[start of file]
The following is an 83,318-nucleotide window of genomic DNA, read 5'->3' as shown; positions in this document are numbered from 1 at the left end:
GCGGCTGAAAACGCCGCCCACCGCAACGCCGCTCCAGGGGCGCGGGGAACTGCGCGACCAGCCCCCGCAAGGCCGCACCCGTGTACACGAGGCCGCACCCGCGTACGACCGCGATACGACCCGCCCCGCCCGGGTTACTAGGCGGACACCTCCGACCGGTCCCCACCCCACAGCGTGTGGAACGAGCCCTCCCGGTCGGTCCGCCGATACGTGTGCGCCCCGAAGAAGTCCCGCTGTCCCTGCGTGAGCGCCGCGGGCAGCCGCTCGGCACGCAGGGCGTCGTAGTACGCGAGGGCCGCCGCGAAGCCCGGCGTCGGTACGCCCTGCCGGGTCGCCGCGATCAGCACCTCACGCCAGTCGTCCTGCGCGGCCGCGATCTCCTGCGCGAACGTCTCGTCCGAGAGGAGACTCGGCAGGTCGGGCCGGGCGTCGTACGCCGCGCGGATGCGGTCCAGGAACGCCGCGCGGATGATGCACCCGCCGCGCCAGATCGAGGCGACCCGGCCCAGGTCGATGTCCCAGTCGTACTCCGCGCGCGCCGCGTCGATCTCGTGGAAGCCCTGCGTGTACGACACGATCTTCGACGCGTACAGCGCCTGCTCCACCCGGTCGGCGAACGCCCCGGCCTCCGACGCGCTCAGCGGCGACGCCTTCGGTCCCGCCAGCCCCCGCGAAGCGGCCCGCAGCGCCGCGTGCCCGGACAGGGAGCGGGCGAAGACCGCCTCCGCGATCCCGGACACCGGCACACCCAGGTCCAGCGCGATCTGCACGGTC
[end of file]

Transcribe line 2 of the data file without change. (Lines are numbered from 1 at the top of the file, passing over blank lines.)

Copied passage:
GCGGCTGAAAACGCCGCCCACCGCAACGCCGCTCCAGGGGCGCGGGGAACTGCGCGACCAGCCCCCGCAAGGCCGCACCCGTGTACACGAGGCCGCACCCGCGTACGACCGCGATACGACCCGCCCCGCCCGGGTTACTAGGCGGACACCTCCGACCGGTCCCCACCCCACAGCGTGTGGAACGAGCCCTCCCGGTCGGTCCGCCGATACGTGTGCGCCCCGAAGAAGTCCCGCTGTCCCTGCGTGAGCGCCGCGGGCAGCCGCTCGGCACGCAGGGCGTCGTAGTACGCGAGGGCCGCCGCGAAGCCCGGCGTCGGTACGCCCTGCCGGGTCGCCGCGATCAGCACCTCACGCCAGTCGTCCTGCGCGGCCGCGATCTCCTGCGCGAACGTCTCGTCCGAGAGGAGACTCGGCAGGTCGGGCCGGGCGTCGTACGCCGCGCGGATGCGGTCCAGGAACGCCGCGCGGATGATGCACCCGCCGCGCCAGATCGAGGCGACCCGGCCCAGGTCGATGTCCCAGTCGTACTCCGCGCGCGCCGCGTCGATCTCGTGGAAGCCCTGCGTGTACGACACGATCTTCGACGCGTACAGCGCCTGCTCCACCCGGTCGGCGAACGCCCCGGCCTCCGACGCGCTCAGCGGCGACGCCTTCGGTCCCGCCAGCCCCCGCGAAGCGGCCCGCAGCGCCGCGTGCCCGGACAGGGAGCGGGCGAAGACCGCCTCCGCGATCCCGGACACCGGCACACCCAGGTCCAGCGCGATCTGCACGGTC